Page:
• No, it is equivalent. It looks like a weakening, but it turns out to be exactly equivalent -- see the answer, which shows it. – Clement C. Feb 4 '16 at 17:22
• To be honest, I have some trouble parsing what you do in the second part of your question. What is this $M$ supposed to be? You are given $\varepsilon$ and aim at finding a $\delta$ -- the introduction of an extra parameter $M$ looks weird, especially given the way it is introduced. – Clement C. Feb 4 '16 at 17:29
• The thing is, here you write "If $\exists M$ such that $\lvert x-5\rvert < M$." This is not very helpful in defining $M$ -- there is always such an $M$, depending on $x$: take $M=\lvert x-5\rvert +1$. What you should do is to choose yourself a fixed $M>0$ (e.g., 1 as you say) independent of $x$, and then say "for all $x$ s.t. $\lvert x-5\rvert < M$, we get [...]." – Clement C. Feb 4 '16 at 17:34
• Look at the sentence you wrote: $M$ is defined by the statement $\exists M > 0 \text{ s.t. } \lvert x-5\rvert < M$. This, mathematically, means that $M$ is allowed to depend on $x$. I am basically pointing out that the way you wrote the proof (not its spirit, but what is effectively written) is not rigorous: you probably did not write what you meant to write. – Clement C. Feb 4 '16 at 18:10
• @BCLC $\delta$ can depend on $a$, and $\varepsilon$ (and, I reckon, possibly on $L$) -- not on $x$. – Clement C. Feb 5 '16 at 20:27

The definitions are equivalent. Assume that there exists $N > 0$ such that for any $\varepsilon \in (0, N)$ there exists $\delta > 0$ for which $0 < |x - a| < \delta$ implies that $|f(x) - L| < \varepsilon$.

We want to show that given $\varepsilon' > 0$ there exists $\delta' > 0$ for which $0 < |x - a| < \delta'$ implies that $|f(x) - L| < \varepsilon'$. Consider two cases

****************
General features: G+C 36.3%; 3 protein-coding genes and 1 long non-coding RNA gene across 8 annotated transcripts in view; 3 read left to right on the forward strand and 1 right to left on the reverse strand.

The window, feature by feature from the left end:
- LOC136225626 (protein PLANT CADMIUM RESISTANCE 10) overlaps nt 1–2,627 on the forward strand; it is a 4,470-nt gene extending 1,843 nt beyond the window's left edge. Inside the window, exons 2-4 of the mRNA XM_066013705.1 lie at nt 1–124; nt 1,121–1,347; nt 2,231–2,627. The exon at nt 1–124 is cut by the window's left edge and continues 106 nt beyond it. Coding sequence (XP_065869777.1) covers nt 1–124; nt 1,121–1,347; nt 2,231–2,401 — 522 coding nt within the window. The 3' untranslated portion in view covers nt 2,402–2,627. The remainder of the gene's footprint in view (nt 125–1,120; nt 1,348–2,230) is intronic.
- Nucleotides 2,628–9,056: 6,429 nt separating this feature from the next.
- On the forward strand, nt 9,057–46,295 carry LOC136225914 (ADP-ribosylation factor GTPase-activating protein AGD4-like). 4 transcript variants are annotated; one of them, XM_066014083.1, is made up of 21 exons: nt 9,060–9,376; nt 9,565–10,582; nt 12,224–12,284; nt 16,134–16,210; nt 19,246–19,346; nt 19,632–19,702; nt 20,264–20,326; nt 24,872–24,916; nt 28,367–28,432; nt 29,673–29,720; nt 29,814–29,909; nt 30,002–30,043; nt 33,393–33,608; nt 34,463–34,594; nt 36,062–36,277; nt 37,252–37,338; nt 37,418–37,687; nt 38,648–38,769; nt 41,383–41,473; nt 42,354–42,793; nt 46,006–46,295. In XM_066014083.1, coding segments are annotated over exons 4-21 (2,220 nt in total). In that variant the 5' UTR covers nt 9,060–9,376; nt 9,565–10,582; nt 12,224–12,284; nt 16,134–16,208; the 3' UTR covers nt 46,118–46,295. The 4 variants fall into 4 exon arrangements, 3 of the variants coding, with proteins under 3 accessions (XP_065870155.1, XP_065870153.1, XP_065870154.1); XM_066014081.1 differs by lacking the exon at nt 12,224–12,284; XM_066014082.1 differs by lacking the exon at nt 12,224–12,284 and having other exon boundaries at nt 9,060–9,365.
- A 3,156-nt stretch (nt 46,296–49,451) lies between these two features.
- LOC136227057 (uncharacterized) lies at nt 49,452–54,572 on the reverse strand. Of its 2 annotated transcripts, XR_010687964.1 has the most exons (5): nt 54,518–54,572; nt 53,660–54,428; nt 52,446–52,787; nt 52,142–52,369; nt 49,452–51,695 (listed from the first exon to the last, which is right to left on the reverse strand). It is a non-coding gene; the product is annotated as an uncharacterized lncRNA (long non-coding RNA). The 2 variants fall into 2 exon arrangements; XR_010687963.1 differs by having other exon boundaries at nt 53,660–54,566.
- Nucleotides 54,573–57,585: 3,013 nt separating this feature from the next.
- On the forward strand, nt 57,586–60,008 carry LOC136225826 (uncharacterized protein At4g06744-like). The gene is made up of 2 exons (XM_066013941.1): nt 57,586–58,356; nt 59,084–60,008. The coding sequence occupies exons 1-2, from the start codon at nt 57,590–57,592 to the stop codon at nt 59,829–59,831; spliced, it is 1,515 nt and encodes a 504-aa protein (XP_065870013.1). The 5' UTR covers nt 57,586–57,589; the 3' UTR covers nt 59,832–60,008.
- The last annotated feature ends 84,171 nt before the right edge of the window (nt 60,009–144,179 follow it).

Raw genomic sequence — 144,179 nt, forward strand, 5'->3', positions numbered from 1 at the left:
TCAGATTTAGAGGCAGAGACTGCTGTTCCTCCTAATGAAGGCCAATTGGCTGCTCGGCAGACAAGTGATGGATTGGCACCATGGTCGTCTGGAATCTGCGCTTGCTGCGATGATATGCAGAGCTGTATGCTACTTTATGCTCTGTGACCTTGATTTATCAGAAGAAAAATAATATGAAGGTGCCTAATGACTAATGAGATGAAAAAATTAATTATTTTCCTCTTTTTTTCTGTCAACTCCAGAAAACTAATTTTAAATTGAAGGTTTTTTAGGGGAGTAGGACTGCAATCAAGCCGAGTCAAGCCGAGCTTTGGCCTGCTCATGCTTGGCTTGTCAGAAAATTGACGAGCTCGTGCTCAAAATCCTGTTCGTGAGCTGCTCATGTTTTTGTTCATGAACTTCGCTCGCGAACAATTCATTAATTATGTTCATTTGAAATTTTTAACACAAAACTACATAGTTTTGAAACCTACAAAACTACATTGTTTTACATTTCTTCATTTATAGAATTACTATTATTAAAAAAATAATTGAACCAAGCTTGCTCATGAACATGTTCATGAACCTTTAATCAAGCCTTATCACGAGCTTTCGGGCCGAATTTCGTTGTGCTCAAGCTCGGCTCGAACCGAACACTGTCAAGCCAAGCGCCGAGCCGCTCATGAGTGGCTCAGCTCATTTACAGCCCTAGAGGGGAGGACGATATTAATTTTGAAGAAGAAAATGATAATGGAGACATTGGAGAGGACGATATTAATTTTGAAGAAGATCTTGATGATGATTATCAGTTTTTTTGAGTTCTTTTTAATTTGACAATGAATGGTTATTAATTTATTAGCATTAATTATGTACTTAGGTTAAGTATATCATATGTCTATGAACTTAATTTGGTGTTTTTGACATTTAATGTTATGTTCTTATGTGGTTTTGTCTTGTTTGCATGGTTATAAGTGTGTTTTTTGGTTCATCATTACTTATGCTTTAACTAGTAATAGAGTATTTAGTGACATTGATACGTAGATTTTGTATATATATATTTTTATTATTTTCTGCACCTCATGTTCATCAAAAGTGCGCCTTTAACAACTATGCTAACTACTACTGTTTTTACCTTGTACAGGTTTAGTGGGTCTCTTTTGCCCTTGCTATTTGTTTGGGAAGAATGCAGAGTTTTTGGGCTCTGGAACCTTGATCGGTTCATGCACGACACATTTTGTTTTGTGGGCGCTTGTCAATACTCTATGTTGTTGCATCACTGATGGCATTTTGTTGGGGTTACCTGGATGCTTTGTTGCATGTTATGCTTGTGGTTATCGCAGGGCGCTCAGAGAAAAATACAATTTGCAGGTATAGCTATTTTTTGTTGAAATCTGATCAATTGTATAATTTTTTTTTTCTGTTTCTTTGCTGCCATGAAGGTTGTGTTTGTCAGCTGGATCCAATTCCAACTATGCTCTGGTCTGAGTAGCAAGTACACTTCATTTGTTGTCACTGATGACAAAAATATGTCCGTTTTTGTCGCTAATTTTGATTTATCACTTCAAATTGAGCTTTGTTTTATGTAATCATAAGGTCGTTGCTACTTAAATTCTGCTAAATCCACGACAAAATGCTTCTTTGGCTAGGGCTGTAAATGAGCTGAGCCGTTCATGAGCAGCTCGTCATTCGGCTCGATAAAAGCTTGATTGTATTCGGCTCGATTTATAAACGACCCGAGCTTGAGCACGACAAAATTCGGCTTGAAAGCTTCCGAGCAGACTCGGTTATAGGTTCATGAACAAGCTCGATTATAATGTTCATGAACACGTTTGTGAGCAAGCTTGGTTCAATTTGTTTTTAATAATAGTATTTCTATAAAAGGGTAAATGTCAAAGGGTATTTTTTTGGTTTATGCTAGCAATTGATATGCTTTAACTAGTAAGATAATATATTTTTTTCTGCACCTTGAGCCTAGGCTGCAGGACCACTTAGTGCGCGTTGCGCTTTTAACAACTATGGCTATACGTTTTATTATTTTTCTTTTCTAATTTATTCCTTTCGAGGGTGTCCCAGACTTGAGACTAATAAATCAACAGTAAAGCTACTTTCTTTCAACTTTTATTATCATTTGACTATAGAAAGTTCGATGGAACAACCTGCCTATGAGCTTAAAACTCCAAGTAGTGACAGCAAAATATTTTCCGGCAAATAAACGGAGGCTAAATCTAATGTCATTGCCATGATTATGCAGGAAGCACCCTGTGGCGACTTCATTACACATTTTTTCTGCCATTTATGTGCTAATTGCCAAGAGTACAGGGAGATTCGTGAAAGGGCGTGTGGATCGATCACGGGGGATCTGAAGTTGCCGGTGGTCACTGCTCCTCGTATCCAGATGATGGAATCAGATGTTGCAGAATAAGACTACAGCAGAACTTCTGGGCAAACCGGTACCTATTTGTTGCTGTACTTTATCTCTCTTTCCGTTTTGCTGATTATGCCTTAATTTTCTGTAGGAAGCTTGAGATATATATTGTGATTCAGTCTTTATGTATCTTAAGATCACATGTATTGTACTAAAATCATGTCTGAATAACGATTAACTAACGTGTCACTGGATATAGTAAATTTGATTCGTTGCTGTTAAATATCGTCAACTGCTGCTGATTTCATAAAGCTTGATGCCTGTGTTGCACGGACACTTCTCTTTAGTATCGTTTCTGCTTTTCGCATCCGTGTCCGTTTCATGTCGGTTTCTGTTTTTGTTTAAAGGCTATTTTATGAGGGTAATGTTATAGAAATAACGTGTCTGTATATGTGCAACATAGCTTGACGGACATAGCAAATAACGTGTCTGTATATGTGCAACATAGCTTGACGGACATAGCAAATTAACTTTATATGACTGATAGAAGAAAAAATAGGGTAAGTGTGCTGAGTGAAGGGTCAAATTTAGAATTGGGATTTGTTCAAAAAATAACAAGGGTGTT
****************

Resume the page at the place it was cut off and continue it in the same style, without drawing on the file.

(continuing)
1. If $\varepsilon' \geq N$, take $\varepsilon = \frac{N}{2}$ and obtain $\delta > 0$ for which $0 < |x - a| < \delta$ implies that $|f(x) - L| < \varepsilon = \frac{N}{2} < \varepsilon'$ so taking $\delta' = \delta$ works.
2. If $0 < \varepsilon' < N$, take $\varepsilon = \varepsilon'$ and obtain $\delta > 0$ for which $0 < |x - a| < \delta$ implies that $|f(x) - L| < \varepsilon = \varepsilon'$ so taking $\delta' = \delta$ works.

Thus, once you have proven the equivalence, cases $1$ and $3$ become redundant.

• Thanks levap. does this proof that they are equivalent answer 'why we still need to have case 1 below' ? great if it does – BCLC Feb 4 '16 at 17:21
• re your edit, aha! so the proof is correct if we omit cases 1 and 3? – BCLC Feb 4 '16 at 17:23
• Yeah, I've added a line that makes this explicit. – levap Feb 4 '16 at 17:23
• @BCLC What the proof means is that to show that the limit exists, we need to find a $\delta$ for sufficiently small $\varepsilon$ and not necessarily all $\varepsilon$ where $N$ is our "smallness" threshold. We have the freedom to find some $N$ for which our proof works, given that $\varepsilon < N$ but we still need to find such $N$. – levap Feb 4 '16 at 17:25
• @BCLC Well, if you work with the standard definition, then no but if you prove the equivalence and then quote it, then you can omit the rendurant cases. – levap Feb 4 '16 at 19:16

Your intuition is pretty good. You actually claimed that it doesn't matter what the function does "far away" from $f(x_0)$ (More precisely, outside some neighborhood of $f(x_0)$).

• Oh thanks. Ummm is the claim correct? XD – BCLC Feb 4 '16 at 17:54
• Yes, it's correct – Elimination Feb 4 '16 at 21:53
• Sooooo why? Thanks Elimination, but your answer seems more to be suitable for a comment. No offense – BCLC Feb 5 '16 at 2:12